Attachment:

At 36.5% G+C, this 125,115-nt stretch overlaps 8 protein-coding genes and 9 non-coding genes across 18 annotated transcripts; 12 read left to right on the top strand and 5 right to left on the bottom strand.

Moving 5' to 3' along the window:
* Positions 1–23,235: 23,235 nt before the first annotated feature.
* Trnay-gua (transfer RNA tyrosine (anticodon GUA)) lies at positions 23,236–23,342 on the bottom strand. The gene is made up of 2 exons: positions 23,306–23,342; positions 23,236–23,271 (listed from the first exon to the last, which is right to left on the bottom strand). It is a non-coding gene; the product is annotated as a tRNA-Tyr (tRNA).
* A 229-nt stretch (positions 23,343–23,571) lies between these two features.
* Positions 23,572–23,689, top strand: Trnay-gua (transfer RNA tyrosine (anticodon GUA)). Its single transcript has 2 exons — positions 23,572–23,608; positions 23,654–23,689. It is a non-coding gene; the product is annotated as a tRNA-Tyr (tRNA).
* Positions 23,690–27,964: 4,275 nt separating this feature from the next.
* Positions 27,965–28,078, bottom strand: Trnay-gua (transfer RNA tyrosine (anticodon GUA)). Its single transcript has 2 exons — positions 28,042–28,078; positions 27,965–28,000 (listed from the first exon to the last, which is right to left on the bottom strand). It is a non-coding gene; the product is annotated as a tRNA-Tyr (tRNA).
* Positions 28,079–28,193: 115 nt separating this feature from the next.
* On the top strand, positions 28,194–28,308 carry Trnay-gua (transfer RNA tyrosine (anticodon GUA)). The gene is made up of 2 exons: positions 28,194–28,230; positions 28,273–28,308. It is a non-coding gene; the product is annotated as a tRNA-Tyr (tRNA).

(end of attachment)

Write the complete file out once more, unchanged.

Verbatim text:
At 36.5% G+C, this 125,115-nt stretch overlaps 8 protein-coding genes and 9 non-coding genes across 18 annotated transcripts; 12 read left to right on the top strand and 5 right to left on the bottom strand.

Moving 5' to 3' along the window:
* Positions 1–23,235: 23,235 nt before the first annotated feature.
* Trnay-gua (transfer RNA tyrosine (anticodon GUA)) lies at positions 23,236–23,342 on the bottom strand. The gene is made up of 2 exons: positions 23,306–23,342; positions 23,236–23,271 (listed from the first exon to the last, which is right to left on the bottom strand). It is a non-coding gene; the product is annotated as a tRNA-Tyr (tRNA).
* A 229-nt stretch (positions 23,343–23,571) lies between these two features.
* Positions 23,572–23,689, top strand: Trnay-gua (transfer RNA tyrosine (anticodon GUA)). Its single transcript has 2 exons — positions 23,572–23,608; positions 23,654–23,689. It is a non-coding gene; the product is annotated as a tRNA-Tyr (tRNA).
* Positions 23,690–27,964: 4,275 nt separating this feature from the next.
* Positions 27,965–28,078, bottom strand: Trnay-gua (transfer RNA tyrosine (anticodon GUA)). Its single transcript has 2 exons — positions 28,042–28,078; positions 27,965–28,000 (listed from the first exon to the last, which is right to left on the bottom strand). It is a non-coding gene; the product is annotated as a tRNA-Tyr (tRNA).
* Positions 28,079–28,193: 115 nt separating this feature from the next.
* On the top strand, positions 28,194–28,308 carry Trnay-gua (transfer RNA tyrosine (anticodon GUA)). The gene is made up of 2 exons: positions 28,194–28,230; positions 28,273–28,308. It is a non-coding gene; the product is annotated as a tRNA-Tyr (tRNA).